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Cape Town Meeting Must Get Design of Green Climate Fund Right Before Durban

Update, 10/21/11: Talks to design the Green Climate Fund (GCF) ended in tense negotiations at Cape Town, South Africa earlier this week. The completion of the GCF design is an integral part of the larger package of issues to be resolved in Durban, and so country negotiators were highly motivated to make progress. The 40-member Transitional Committee, responsible for the design of the GCF, almost reached consensus on a balanced design document to send to COP-17 Durban at the end of the year, despite major differences between developing and industrialized countries at the beginning of their fourth and final meeting. However, in the final hour the United States and Saudi Arabia objected, citing unresolved issues. As a result, the TC decided to forward the draft design document (known as the “governing instrument”), along with a report of its work, to the larger COP for consideration and approval in Durban. Because it is a draft, Parties will have the ability to re-open different issues on the design of the GCF, which could make it more difficult to come to agreement on the final design.

The Transitional Committee (TC) for the design of the Green Climate Fund (GCF) will convene in Cape Town this weekend for its fourth and final meeting. At this meeting, the group will need to agree on its recommendations to present at the Durban UNFCCC climate change talks in December.

The decision on the GCF is a key component of the “finance package” and the centerpiece of a broader set of balanced outcomes for the Durban meeting. Members of the TC meeting in Cape Town will need to demonstrate a sense of collegiality and collective ownership to reach an ambitious, fair and balanced outcome, and get the job done.

(The GCF was established through the Cancun Agreements to deliver large scale financial resources to developing countries for climate change adaptation and mitigation. It is seen by many, particularly developing countries, as an opportunity to create a ‘legitimate’ institution for delivering scaled-up finance to address climate change).

The Transitional Committee's job will not be easy and there remain a number of difficult issues to resolve. For example, the relationship between the GCF and the UNFCCC Conference of the Parties (COP) – how can it be ensured that the GCF Board will be accountable to the COP and yet enjoy sufficient independence to effectively run the GCF? Another difficult issue has been the legal status of the Fund – should it have its own legal personality, allowing it to operate independently of any existing institution, or should it rely on an existing organization for its legal capacity?

There has also been much debate on how to leverage capital owned and controlled by the private sector – should there be a special facility to cater to this group so that there is room for private sector innovation? Or should it be left to developing country governments and institutions to use GCF resources to create their own incentives for the private sector, so that the private sector’s actions are aligned with country strategies and priorities?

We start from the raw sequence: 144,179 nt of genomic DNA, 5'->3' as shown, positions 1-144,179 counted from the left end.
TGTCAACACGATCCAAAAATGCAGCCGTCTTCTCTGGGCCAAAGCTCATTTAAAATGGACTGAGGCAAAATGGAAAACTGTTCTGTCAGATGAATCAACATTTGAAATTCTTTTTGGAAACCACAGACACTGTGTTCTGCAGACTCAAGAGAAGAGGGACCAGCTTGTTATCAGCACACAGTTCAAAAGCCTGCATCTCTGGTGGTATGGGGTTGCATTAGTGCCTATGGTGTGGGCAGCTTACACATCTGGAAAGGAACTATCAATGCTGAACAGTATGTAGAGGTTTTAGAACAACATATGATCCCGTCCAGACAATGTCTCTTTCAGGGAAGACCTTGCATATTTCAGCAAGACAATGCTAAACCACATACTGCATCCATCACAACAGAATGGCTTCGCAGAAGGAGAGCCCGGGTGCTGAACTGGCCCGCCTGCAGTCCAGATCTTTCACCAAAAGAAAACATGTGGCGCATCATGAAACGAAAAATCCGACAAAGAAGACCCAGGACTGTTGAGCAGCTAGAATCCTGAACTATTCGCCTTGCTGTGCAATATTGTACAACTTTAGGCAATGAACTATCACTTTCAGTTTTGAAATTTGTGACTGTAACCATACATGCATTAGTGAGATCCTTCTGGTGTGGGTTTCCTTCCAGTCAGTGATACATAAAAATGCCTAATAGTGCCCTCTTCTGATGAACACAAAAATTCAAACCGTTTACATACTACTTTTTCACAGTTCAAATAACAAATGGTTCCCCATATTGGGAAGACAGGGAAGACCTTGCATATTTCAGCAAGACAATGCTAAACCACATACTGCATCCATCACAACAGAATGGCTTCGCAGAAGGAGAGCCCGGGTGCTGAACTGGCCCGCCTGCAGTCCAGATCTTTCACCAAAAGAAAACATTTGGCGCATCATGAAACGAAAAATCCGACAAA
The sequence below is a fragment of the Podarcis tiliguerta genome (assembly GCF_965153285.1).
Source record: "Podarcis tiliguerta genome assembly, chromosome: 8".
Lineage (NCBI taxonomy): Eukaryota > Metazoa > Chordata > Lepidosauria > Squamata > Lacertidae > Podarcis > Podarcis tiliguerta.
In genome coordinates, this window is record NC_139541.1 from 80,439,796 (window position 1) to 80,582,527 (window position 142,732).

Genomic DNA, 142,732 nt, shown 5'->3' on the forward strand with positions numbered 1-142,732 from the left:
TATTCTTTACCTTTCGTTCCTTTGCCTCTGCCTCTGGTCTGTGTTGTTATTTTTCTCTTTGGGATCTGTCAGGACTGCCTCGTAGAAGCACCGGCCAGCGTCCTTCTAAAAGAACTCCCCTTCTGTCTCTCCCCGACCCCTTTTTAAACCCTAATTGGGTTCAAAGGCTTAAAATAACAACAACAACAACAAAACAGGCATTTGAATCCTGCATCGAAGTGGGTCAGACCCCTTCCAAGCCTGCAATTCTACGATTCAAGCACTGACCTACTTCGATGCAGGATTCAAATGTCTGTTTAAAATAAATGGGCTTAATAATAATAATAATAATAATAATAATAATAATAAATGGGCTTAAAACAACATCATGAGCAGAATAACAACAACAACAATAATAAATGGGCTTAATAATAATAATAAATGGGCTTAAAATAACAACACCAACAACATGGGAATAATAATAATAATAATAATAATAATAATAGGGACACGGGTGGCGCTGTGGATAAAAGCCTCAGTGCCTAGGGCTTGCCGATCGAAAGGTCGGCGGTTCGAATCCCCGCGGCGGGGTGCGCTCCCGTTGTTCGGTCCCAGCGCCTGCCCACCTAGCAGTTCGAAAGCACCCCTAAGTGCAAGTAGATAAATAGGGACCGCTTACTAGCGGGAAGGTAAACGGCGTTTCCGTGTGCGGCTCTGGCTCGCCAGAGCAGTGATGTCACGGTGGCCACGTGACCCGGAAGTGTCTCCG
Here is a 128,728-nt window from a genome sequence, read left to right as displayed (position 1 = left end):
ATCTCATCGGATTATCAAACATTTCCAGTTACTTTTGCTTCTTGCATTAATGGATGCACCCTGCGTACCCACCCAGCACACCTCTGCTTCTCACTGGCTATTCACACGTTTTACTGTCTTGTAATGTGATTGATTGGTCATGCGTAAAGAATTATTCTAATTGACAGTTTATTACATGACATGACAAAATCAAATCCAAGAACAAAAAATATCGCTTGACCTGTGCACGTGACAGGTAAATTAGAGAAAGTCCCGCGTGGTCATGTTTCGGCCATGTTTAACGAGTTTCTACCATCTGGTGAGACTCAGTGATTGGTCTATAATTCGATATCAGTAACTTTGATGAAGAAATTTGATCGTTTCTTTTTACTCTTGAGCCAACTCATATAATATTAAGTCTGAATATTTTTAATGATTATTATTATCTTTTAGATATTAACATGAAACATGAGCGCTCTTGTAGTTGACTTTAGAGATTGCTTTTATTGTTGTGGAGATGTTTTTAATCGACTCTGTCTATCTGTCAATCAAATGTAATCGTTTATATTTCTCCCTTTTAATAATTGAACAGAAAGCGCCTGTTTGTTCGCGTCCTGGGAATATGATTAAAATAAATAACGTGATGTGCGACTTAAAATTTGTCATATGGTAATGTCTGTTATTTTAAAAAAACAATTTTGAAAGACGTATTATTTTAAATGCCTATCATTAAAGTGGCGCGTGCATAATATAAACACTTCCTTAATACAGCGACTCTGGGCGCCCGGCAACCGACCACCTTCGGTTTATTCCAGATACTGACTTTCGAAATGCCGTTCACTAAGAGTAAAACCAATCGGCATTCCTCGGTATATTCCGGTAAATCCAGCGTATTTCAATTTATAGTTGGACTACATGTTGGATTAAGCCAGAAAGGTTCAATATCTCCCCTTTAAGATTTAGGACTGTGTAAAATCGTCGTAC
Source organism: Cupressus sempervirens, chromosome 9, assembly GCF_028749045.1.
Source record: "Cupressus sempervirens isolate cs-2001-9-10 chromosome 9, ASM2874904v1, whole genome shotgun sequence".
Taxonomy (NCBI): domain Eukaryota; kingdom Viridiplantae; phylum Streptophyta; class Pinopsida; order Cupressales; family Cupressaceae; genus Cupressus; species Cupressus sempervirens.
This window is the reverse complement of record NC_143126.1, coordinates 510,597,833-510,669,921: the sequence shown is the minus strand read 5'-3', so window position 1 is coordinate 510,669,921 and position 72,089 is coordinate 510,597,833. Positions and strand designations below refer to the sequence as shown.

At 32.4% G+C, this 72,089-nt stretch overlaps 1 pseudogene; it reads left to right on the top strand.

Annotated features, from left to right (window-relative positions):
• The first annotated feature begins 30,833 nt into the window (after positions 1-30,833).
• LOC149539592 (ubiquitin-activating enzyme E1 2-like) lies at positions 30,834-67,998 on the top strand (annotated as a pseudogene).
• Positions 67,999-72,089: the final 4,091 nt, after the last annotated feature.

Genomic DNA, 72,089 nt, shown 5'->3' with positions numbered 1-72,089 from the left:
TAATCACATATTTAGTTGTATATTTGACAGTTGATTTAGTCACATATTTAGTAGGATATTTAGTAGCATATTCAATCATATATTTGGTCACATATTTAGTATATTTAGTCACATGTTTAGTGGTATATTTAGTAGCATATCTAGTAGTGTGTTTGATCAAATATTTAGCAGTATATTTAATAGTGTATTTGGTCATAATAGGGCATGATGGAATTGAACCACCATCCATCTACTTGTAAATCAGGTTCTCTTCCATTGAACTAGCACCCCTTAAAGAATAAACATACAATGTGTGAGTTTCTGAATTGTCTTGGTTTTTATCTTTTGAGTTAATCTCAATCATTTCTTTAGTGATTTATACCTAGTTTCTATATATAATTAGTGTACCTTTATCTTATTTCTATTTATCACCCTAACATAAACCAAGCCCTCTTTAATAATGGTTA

Finally, and perhaps most importantly, what signal can the Transitional Committee send regarding how the GCF will be resourced? What will the initial capitalization of the GCF be, and how can the TC ensure that the GCF is scalable over time and financed by a wide range of sources, including over the long term? The signal sent by the TC on the GCF will also indicate how developed countries intend to mobilize sources to reach the Copenhagen commitment of mobilizing US$100 billion per year by 2020 to address climate change in developing countries.

An effective, equitable and ambitious GCF needs to encompass:

  • support for national ownership and country-driven strategies and priorities;
  • the opportunity for countries to access funds directly, without the need for intermediation by international institutions;
  • the flexibility to accommodate multiple funding sources that can be scaled up over time, and that can leverage private sector funds;
  • a balanced allocation of funds for adaptation and mitigation and for the most vulnerable countries; and
  • mechanisms to ensure accountability for results, financial management and environmental and social safeguards, as well as robust mechanisms for effective civil society participation.

These elements should result in a Fund that can catalyze developing countries’ transition to low-carbon and climate-resilient economies.

None of the issues described here are easy to address. The challenges faced by the Transitional Committee are real, but they are not insurmountable. It will take strong commitment and cooperation among TC members to resolve some of the fundamental differences of opinions and to design a fund that developed and developing countries alike will have confidence in, and that developed countries will put funds in.

The Transitional Committee members have a unique opportunity to create an entity that will truly transform the climate finance landscape and give developing countries the means to transform their economies. TC members need to seize this opportunity and seek common ground in order to collectively come up with a design that can win broad support in Durban.

Further reading: The Road to the Green Climate Fund

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